Paolo Gucci, Maverick Grandson of Fashion Guru, Dies In London
LONDON (AP) _ Maverick Italian businessman Paolo Gucci, who was sacked from the global fashion empire started by his grandfather, has died in London at age 64.
King’s Cross Hospital said Thursday he had been in the intensive care unit and died Tuesday. It gave no cause of death, but the Italian news agency ANSA said he died of liver problems.
Paolo was a key player in the struggle for control of the fashion dynasty started in Florence in 1906 by his grandfather Guccio Gucci, a leather goods salesman. The family in-fighting ultimately drove all the Guccis out of the company that still bears their name.
Paolo Gucci told the Sunday Express a decade ago that all his troubles stemmed from his attempts to expand and modernize the Gucci empire by marketing the name ``Gucci″ with a licensing operation. He said the family, especially his uncle Rodolfo, wanted to keep the business small, exclusive and old-fashioned.
His father, Aldo, brought the business to the United States in 1953 and made Paolo vice president and managing director both of Gucci Shops Inc. and Gucci Parfums of America shortly after his second marriage in 1977.
But a year later, Rodolfo fired him from the Italian parent company, claiming he failed to carry out his duties while in charge of a factory in Florence.
He decided to market a few lines of his own under the name Paolo Gucci. He also filed a lawsuit for compensation from the family business. Both decisions enraged his father, who fired him from his jobs with Gucci in America.
Paolo went ahead with his own line of goods, starting a bitter Gucci trade war. The Independent on Sunday reported that the Gucci board spent up to $8 million a year fighting Paolo’s right to set up on his own.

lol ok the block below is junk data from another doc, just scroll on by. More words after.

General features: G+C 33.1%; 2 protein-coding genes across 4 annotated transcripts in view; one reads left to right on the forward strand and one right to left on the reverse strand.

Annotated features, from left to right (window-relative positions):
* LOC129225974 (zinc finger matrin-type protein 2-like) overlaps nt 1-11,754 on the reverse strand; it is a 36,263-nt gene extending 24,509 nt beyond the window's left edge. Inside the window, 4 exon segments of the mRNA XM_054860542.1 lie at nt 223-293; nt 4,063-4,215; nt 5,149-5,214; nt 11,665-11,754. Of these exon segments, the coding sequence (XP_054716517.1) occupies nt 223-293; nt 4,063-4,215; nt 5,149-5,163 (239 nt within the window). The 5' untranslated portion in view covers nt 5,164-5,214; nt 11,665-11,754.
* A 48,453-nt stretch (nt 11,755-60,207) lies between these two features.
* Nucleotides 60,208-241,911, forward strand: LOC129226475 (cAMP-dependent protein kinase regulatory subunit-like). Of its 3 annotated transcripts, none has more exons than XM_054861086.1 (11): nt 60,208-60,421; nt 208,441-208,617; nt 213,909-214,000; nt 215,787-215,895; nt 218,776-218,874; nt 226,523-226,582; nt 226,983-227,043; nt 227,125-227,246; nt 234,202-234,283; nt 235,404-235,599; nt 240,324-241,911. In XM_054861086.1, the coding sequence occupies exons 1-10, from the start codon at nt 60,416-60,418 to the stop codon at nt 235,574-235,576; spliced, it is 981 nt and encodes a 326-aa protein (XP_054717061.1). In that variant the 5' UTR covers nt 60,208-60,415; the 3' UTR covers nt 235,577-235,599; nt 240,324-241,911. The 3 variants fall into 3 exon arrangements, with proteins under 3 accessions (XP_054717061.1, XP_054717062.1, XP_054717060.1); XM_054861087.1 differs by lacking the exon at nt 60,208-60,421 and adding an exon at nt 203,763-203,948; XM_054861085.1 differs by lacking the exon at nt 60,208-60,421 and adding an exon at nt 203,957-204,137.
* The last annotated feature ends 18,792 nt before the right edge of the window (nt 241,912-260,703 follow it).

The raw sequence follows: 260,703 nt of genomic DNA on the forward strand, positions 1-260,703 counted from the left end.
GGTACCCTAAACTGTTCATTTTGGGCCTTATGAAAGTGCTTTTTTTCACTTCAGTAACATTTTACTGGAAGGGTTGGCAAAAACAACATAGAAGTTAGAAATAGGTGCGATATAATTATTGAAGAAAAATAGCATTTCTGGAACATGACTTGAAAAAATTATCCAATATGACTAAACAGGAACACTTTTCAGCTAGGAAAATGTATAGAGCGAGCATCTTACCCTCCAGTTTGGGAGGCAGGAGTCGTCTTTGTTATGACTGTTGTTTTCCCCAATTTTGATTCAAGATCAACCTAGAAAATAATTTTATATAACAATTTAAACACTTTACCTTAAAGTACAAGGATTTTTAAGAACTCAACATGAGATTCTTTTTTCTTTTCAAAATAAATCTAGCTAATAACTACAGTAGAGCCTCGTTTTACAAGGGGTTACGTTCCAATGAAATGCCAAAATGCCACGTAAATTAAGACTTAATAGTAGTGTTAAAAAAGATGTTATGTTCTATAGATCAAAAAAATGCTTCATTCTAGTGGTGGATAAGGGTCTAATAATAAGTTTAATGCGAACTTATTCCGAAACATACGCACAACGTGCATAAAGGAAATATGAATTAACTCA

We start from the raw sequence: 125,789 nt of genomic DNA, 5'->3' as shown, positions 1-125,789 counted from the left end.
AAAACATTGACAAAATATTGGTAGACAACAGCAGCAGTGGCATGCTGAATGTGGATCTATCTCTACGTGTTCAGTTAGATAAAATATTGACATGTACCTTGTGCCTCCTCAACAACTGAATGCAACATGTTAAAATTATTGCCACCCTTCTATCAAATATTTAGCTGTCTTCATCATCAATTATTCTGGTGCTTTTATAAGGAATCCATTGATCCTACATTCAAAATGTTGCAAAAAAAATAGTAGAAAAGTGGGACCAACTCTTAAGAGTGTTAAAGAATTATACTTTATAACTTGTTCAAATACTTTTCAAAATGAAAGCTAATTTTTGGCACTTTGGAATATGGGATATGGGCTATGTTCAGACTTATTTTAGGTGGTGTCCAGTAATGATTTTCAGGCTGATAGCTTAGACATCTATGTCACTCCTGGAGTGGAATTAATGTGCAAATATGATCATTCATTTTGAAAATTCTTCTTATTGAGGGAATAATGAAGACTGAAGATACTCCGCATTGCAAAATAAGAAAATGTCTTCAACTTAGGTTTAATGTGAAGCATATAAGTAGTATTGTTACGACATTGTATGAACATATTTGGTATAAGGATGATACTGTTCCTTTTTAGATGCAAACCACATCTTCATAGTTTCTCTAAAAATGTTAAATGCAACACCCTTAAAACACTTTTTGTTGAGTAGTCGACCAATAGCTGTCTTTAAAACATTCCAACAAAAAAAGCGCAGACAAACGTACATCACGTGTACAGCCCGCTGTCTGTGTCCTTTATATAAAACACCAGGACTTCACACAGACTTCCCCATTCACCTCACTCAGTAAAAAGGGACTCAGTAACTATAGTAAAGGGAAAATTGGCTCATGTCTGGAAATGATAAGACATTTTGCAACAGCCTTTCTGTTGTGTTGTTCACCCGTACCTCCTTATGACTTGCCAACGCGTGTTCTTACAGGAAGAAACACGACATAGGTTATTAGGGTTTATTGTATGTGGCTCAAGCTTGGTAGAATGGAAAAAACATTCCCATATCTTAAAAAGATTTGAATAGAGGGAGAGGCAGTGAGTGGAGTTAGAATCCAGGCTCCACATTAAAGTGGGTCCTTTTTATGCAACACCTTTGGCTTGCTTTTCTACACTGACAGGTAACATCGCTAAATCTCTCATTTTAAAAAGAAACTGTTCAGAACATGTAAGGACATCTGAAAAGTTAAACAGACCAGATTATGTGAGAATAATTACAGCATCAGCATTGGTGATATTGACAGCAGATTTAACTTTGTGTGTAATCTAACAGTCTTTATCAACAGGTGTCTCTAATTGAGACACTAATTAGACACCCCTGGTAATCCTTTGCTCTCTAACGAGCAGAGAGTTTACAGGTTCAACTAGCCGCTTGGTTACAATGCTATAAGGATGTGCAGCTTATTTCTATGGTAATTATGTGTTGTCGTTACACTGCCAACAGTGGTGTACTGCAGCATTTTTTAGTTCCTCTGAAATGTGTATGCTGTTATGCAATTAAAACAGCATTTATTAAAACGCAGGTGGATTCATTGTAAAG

In one of two lawsuits Paolo filed against his relatives, he charged the family blocked his efforts to trade under his own name and he produced documents showing that his father, Aldo, then 81, had evaded taxes.
In 1986, Aldo Gucci pleaded guilty to evading $7 million in taxes and was jailed for a year and a day.
The Evening Standard reported Thursday that Paolo received an estimated $41 million when he finally sold his share in the family business in 1987.
A colorful figure, Paolo lived in a Sussex mansion where he reared strutting pheasants to look pretty rather than to be shot. At one time, he owned a flock of prize racing pigeons. He also kept a stable of luxury cars and had a New York apartment and a 12th-century farmhouse near Florence.
He had two daughters by his first wife, Yvonne Moschetto, who lives in Florence. In 1977, he married English-born Jenny Garwood, but they separated in 1990.
Last year, Gucci spent five weeks in jail in New York on contempt charges for failing to pay his estranged wife almost $500,000 in back alimony and child support for their daughter. He had sought bankruptcy protection in the United States, citing debts of $90 million.
Funeral arrangements were not announced.